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Ghanaian, Jazz icon George Lee is set to join the league of Africaâ€™s celebrated musicians that includes Zimbabweâ€™s own Oliver Mtukudzi â€” the Channel O Music Awards.
Lee, whose career spans for over 50 years â€” is set to receive the coveted Special Recognition Award at the 2008 Channel O Music Video Awards ceremony scheduled for 9 October 2008 in Johannesburg at Carnival City.
The highly esteemed Special Recognition award is designed by Africaâ€™s leading music channel, Channel O, to acknowledge the contribution an individual has made to the African music industry.
Last year saw Mtukudzi or simply Tuku honoured, while Zola received the accolade in 2006 and Hugh Masekela in 2005. Both Enoch Sontonga and Fela Kuti received posthumous awards in 2003.
Born, Kwame Narh Kojo Larnyoh, George Lee began his long career in the international music industry at the tender age of 18, when as a band leader, he was selected to take his band on tour with Louis Armstrong during the jazz trumpeter/singerâ€™s famed visit to Ghana in 1956.
The â€˜Aâ€™ side of the debut single Sea Shells was adopted as the theme tune of the popular long running BBC TV arts programme Ebony soon after its UK release.
George â€” a singer-songwriter/producer/arranger/mentor and multi-instrumentalist â€” was one of the artists selected by the then President Kwame Nkrumah, to attend Ghanaâ€™s prestigious arts and culture school for six months before being sent to the World Fair in Berlin as Ghanaâ€™s cultural emissaries.
As a horns arranger and session musician, George Lee often worked with the legendary Bob Marley in London and America. Just check out the tenor sax solo on Natty Dread and you will hear Georgeâ€™s horn loud and clear!
George recalls fond memories of that time, â€œThe vibe on the Bob Marley sessions was always real, he had a way of generating energy in the studio, jumping and dancing the minute the music began, inspiring all the musicians with his enthusiasm so we would give our best,â€ says George.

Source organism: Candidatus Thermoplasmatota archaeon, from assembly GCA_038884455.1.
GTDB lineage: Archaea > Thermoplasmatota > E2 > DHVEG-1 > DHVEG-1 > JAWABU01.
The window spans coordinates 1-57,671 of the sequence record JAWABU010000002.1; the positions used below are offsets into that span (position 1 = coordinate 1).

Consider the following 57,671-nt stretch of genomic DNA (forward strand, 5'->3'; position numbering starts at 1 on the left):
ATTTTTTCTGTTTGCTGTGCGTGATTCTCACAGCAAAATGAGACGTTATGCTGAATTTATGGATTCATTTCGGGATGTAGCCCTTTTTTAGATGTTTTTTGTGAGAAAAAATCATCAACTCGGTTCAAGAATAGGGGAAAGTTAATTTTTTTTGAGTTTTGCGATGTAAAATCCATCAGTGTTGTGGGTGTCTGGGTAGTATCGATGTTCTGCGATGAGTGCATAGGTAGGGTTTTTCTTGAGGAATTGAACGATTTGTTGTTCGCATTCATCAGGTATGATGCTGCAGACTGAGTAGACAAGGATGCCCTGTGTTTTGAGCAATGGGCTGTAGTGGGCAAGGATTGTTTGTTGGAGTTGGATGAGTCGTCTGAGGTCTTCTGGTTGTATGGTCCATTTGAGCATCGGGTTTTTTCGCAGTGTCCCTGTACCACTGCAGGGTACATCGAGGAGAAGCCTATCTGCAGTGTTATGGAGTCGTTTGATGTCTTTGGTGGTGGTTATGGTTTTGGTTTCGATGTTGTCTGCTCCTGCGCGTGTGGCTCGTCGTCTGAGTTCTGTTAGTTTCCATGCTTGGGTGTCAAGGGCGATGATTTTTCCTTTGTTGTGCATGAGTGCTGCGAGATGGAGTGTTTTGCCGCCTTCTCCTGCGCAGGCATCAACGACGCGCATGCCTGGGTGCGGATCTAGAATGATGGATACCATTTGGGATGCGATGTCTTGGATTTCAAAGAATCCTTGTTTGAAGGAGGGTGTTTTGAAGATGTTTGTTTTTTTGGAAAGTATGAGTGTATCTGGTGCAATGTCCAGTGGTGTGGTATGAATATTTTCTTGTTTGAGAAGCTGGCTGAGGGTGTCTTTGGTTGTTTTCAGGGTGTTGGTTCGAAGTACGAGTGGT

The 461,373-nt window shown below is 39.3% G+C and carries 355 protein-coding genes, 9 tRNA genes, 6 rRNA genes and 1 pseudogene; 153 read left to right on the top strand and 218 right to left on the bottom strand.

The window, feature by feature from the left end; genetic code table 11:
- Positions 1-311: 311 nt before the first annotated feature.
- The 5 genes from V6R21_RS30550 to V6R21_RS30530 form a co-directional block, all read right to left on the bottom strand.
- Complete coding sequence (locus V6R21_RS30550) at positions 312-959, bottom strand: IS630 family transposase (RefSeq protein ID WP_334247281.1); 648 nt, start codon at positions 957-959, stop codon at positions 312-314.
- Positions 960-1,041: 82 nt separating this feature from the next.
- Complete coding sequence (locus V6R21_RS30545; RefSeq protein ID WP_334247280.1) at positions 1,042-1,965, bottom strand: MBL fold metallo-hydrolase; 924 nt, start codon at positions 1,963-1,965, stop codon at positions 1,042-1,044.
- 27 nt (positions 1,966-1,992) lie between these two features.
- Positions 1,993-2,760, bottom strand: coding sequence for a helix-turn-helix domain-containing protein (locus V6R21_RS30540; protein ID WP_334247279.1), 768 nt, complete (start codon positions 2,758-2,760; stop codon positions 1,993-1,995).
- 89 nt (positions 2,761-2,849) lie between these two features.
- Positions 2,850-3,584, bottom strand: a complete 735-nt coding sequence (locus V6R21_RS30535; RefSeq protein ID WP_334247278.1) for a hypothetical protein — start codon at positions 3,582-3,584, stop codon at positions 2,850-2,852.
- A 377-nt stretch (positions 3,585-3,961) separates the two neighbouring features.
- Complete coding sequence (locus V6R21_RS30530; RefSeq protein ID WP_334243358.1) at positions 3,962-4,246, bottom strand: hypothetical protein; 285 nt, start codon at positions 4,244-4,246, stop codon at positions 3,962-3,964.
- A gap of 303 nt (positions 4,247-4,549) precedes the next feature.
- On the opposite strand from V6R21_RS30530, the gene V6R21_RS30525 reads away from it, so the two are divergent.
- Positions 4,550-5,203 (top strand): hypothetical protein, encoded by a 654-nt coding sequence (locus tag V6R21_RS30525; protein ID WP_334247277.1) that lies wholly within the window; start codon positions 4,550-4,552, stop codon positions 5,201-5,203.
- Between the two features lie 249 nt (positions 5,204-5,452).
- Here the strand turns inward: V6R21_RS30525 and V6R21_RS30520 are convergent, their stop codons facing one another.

His songs have been recorded by artists in many parts of the world including American Johnny Nash, South African Chris McGregor in France; and a range of singers from Ghanaians in Germany, to Nigerians in London, Americans in Canada and Mozambicans in South Africa.
An interesting fact known by few is that South African guitar superstar Jimmy Dludlu is a protÃ©gÃ© of George Leeâ€™s and as a teenager he spent 18 months living under Georgeâ€™s roof and mentorship in Swaziland!
Noteworthy highlights in his successful career include leading a tribute by over a hundred cross cultural drummers at the 1994 inauguration of President Nelson Mandela in Pretoria as well as performing at the World Festival of Sacred Music in Cape Town, during the Dalai Lamaâ€™s visit in 1999, to mention a few.
Alongside his illustrious music career, George has also ventured into the world of film when he appeared as a performer/songwriter and producer in the Hollywood blockbuster A Good Man in Africa starring Sean Connery.
George maintains close links with the community, particularly Alexandra Township in Gauteng where he ran free weekly workshops training and developing a group of student musicians over six years.
In May 2007 George was diagnosed with ALS, a terminal motor neuron disease also known as Lou Gehrigs, an illness which totally destroys the body but leaves the mind fully focussed and sharp until the inevitable end - for which there is no treatment and no cure.